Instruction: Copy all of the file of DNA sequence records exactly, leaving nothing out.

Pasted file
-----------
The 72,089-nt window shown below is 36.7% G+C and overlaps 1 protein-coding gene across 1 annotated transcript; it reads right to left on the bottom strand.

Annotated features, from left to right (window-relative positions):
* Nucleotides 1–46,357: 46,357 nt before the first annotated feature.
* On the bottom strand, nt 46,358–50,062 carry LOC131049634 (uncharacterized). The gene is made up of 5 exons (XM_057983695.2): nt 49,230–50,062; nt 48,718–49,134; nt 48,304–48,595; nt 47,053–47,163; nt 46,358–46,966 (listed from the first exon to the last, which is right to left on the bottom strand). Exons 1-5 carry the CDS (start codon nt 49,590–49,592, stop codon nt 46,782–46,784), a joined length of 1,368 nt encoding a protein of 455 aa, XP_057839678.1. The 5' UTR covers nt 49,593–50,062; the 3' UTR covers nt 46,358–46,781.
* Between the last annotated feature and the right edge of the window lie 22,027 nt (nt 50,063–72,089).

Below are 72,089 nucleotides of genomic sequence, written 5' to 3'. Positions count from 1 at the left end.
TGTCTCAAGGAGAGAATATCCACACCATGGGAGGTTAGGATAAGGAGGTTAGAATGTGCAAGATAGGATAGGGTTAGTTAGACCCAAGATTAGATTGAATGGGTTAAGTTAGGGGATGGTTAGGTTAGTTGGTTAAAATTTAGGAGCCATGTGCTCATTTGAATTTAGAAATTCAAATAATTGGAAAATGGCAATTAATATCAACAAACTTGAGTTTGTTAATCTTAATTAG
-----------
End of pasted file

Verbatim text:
The 72,089-nt window shown below is 36.7% G+C and overlaps 1 protein-coding gene across 1 annotated transcript; it reads right to left on the bottom strand.

Annotated features, from left to right (window-relative positions):
* Nucleotides 1–46,357: 46,357 nt before the first annotated feature.
* On the bottom strand, nt 46,358–50,062 carry LOC131049634 (uncharacterized). The gene is made up of 5 exons (XM_057983695.2): nt 49,230–50,062; nt 48,718–49,134; nt 48,304–48,595; nt 47,053–47,163; nt 46,358–46,966 (listed from the first exon to the last, which is right to left on the bottom strand). Exons 1-5 carry the CDS (start codon nt 49,590–49,592, stop codon nt 46,782–46,784), a joined length of 1,368 nt encoding a protein of 455 aa, XP_057839678.1. The 5' UTR covers nt 49,593–50,062; the 3' UTR covers nt 46,358–46,781.
* Between the last annotated feature and the right edge of the window lie 22,027 nt (nt 50,063–72,089).

Below are 72,089 nucleotides of genomic sequence, written 5' to 3'. Positions count from 1 at the left end.
TGTCTCAAGGAGAGAATATCCACACCATGGGAGGTTAGGATAAGGAGGTTAGAATGTGCAAGATAGGATAGGGTTAGTTAGACCCAAGATTAGATTGAATGGGTTAAGTTAGGGGATGGTTAGGTTAGTTGGTTAAAATTTAGGAGCCATGTGCTCATTTGAATTTAGAAATTCAAATAATTGGAAAATGGCAATTAATATCAACAAACTTGAGTTTGTTAATCTTAATTAG